If you’re a fan of underground comics from the ’60s and ’70s and alternative comics of the ’80s and haven’t read an issue of Mineshaft yet, simply find the “buy it now” link in this review and thank me later. The zine is one of the few remaining links to new work by the cartoonists of those eras, thanks to the fact that their preferred method (comic book periodical) has been all but phased out at every significant publisher. Editors/publishers Everett Rand and Gioia Palmieiri simply print what is most interesting to them: poetry, short stories (another art form with limited venues of distribution), illustrations, reviews, and of course comics. The best known quality of the zine is the editor’s close relationship to Robert Crumb, which results in all sorts of interesting features from him.
Since the magazine went to its expanded, 50 page+ page count, Rand has been able to squeeze in a couple of more major features per issue in addition to shorter pieces. The latest issue features four such longer pieces, starting with five pages of linocuts from artist Rika Deryckere. These are angular, shadowy, and distorted renderings of various figures engaged in everything from simple debauchery to despair. The second big feature is four pages of drawings from R.Crumb’s sketchbook, printed on orange paper. These are from 2010 sketchbooks, and they’re very funny drawings, even though they depict misery and pain. The third major feature is “Icon Soup”–portraits commissioned from ’80s stalwart Jim Blanchard. As Drew Friedman did in his early work, Blanchard employs a stippled, ultra-realistic style that nonetheless employs a slightly rubbery technique to give each portrait a bizarre, dreamy quality, as though the reader was seeing these people at dusk.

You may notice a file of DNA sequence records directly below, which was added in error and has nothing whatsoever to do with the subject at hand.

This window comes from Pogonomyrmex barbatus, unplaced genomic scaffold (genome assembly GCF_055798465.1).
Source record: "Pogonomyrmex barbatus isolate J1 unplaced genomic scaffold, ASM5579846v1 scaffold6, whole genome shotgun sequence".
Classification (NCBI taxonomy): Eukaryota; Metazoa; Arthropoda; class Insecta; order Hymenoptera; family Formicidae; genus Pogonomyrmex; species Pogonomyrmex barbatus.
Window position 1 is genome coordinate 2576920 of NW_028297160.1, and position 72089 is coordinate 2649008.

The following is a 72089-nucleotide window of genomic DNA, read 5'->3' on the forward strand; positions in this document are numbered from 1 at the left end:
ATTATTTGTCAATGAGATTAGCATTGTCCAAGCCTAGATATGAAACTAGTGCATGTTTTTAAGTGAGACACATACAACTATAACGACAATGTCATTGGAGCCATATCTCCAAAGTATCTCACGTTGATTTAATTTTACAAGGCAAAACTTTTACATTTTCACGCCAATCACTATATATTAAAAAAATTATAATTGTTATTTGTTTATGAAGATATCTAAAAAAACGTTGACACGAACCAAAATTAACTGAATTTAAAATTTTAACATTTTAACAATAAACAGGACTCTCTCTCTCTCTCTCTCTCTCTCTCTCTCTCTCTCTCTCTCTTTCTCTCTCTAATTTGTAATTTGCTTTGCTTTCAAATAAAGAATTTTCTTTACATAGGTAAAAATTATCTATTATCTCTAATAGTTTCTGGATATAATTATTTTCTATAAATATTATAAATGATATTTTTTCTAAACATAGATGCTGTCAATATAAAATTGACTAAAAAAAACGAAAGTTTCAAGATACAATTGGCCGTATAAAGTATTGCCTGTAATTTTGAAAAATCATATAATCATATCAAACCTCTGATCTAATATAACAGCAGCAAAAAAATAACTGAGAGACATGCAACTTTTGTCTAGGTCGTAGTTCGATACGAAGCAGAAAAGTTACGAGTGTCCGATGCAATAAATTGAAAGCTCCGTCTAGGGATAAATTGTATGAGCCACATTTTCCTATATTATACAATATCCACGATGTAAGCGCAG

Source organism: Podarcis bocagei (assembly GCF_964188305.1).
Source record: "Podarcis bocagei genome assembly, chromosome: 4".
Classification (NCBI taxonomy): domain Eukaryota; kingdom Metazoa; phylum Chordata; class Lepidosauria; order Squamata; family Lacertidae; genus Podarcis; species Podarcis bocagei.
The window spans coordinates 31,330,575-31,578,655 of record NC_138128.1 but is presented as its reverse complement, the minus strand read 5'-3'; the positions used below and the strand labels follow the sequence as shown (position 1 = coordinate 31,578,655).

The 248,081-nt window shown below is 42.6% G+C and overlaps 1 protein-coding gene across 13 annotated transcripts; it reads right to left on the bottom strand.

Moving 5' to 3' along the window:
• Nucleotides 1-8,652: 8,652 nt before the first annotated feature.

My favorite feature was the fourth: a series of drawings of Emily Dickinson and an accompanying essay by Peter Poplaski. These drawings were commissioned by Denis Kitchen for possible use in merchandising. Specifically, for a coffee cup. Poplaski goes to town and does drawings in the style of Picasso, Modigliani, David Levine, Ernie Bushmiller ,and Al Hirschfeld. The final image is of a modern Dickinson whose graphic novel biography has been optioned for a film and who sells a fragrance called “Poetry”, by Emily D. This is both an interesting look at a working illustrator’s working methods and an amusing meditation on the meaning of images and how they can be adapted and appropriated.
The rest of the issue contains the usual collection of odd comics and reviews. Rand continues to provide a venue for Eastern European artists like Aleksandar Zograf and Nina Bunjevac. The latter’s “Alone In The Crowd” is a hilarious juxtaposition of longing love letter with her striking cartoon/stipple style while depicting a sordid scene in a strip club. German artist Christoph Mueller contributes his usual array of delicately-rendered sketchbook drawings and accompanying commentary. The debt he owes to Crumb is obvious (especially in his cross-hatching and lettering), but his own voice is worth listening to on its own terms. Other worthwhile features include another stunning drawing by William Crook, Jr (this time of a building that in his hands almost looks alive), a review of Joyce Farmer’s Special Exits by friend Mary Fleener (who makes a point of praising the clarity of the art, the intensity of her detailing, and the way she fleshes out her characters through deliberate pacing and flashbacks), and a new installment of R.Crumb’s dream journal column, which gives an interesting peek into his mind. Mineshaft isn’t a nostalgia trip, but rather a vital journal of new work by artists who may no longer be in the public eye or might never have been there in the first place.